25 SEPTEMBER 1847, Page 1

In Ireland the fine harvest has not secured a tranquil

winter. On the contrary, as the people revive from the depression of ac- tual famine, their perversity seems to revive. It now takes a dif- ferent shape—agitation against the payment of rents to the land- lords. The old struggle for the land is renewed. An immense meeting has been held in Tipperary, professedly to promote the extension of the Ulster tenant-right to the Southern provinces : what the meeting resolved to demand, however, was, not the cus- tomary tenure of Ulster, but a compulsory law, conferring on the tenant a right to his occupation so long as he pays his rent. This would either resolve itself into absolute property, the rent sinking to a nominal form ; or it would become a species:of base tenure or villenage,—a social stage anterior to that of free tenancy, and incompatible with free institutions. At the meeting, indeed, a speaker who could not be put down, and who evidently found favour with a considerable part of the crowd, boldly demanded a perpetual tenure for the tenant,. irrespectively of rent. In some parts of Ireland, the tenants, acting on a similar principle of inde- pendent right in the soil, are actually repudiating the payment of rents now due. And finally, Mr. John O'Connell issues an ad- dress to the people, exhorting them to pay their rents to the " cruel

i landlords," in such terms as to imply that the payment is a volun- tary sacrifice.

From this addition to the many organized anarchies of Ire- land, it is evident that the prospects for the ensuing winter are not smiling. They are the worse inasmuch as this perverse de- liberate resolve not to pay is likely enough to be backed in many instances by actual inability to pay. There is no money for rates, or rent, or food. Deprived of the potato, which has been sown over a much smaller breadth of land, the people will want maize; but the maize must be bought, and it does appear doubt- ful whether they will be much better supplied with cash than they were last year. It is true that a much larger breadth of land has been sown with grain; but that must go to pay the rent; Ind small part of the prodeeds will reach the tenant or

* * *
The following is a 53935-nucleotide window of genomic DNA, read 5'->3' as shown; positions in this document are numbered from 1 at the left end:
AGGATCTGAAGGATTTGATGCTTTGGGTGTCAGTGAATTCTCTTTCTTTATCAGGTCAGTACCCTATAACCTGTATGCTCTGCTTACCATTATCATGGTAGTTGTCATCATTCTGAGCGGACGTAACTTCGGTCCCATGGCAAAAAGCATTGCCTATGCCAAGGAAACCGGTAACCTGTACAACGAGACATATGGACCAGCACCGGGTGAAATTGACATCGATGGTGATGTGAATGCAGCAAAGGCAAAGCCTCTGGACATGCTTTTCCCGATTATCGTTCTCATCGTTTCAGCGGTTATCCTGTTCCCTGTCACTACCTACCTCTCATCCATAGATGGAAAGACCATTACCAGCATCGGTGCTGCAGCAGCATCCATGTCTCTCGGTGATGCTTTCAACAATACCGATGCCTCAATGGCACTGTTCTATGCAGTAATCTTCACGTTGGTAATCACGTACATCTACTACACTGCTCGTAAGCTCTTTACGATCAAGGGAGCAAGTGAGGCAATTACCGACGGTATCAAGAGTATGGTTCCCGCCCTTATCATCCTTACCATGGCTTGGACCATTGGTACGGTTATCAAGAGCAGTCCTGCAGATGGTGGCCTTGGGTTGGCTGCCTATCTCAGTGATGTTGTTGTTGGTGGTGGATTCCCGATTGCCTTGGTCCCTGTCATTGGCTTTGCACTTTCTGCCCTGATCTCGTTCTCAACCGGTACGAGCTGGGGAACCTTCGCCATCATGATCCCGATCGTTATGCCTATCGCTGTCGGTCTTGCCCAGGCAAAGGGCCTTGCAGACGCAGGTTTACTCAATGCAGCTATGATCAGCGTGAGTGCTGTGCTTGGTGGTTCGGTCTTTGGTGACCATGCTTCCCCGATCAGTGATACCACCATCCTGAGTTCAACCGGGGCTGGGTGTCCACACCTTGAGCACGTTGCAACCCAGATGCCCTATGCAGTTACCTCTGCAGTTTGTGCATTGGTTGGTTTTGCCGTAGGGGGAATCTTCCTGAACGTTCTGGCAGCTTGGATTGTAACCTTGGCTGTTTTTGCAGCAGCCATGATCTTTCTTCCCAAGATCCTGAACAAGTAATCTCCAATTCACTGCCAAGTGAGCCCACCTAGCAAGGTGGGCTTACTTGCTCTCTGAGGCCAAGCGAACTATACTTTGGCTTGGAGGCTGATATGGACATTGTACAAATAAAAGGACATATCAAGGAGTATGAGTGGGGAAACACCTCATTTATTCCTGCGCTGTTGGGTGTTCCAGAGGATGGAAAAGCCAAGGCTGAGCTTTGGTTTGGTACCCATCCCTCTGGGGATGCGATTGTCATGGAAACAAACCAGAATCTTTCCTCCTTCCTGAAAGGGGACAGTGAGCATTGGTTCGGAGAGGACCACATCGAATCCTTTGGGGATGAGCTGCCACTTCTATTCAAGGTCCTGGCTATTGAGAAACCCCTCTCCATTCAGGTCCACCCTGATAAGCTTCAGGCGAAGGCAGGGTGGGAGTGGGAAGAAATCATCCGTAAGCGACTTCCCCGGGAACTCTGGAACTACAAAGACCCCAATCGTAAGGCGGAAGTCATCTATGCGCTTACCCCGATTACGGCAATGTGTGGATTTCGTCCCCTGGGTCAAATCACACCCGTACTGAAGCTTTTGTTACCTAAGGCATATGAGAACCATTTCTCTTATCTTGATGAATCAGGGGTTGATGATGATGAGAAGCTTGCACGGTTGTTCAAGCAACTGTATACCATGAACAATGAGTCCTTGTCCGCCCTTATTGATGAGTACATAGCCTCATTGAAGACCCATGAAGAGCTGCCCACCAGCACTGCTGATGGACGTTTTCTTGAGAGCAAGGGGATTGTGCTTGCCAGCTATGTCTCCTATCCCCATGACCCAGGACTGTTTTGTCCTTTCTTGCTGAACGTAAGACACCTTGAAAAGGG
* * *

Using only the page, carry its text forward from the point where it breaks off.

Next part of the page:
the labourer to buy maize withal. At the Tipperary meeting, one of the speakers suggested that the tenants could retain that grain as food • and in Clare, the anti-rent agitators have punish- ed the payer of rents by appropriating his corn. There is likely, therefore, to be a struggle for the crop as well as for the rents. It must indeed be sooner determined; but the fact shows the bad faith which mixes with the had fortune of the Irish, and so pow- erfully helps to cripple their resources. The ensuing winter, then, is likely to need more skill and energy in the Government than the two that have past. The de- fault of food was an overwhelming calamity, which demanded one direct course of counteraction—the people were starving, and food was to be supplied at all cost. The paramount and peremp- tory necessity superseded any need for considering the basis of a policy—that was determined by the necessity itself. But the complicated anarchy to which the state of Ireland is returning— for defiance of social institutions is anarchy in the most literal sense of the term—demands a vigorous and sagacious policy of government ; as conciliatory as possible, coercive if necessary. With that necessity in view, it is satisfactory to see the attitude assumed by the present Lord-Lieutenant. He is kind, but he does not flatter the idle expectations of the Irish. To their ran- dom requirements he replies with the calm and lucid reiteration of economical and social laws, which no arbitrary will can set aside. He stands prepared to help ; but reminds them that ex- ternal assistance can only aid not supersede their own exertions. In what Lord Clarendon says there is no affectation of tender sentiment, beyond the solemn compassion which dreary prospects must force upon every man ; there is no exuberance of easy pro- mise no "humbug." Lord Clarendon has taken up the right position for humane but firm government.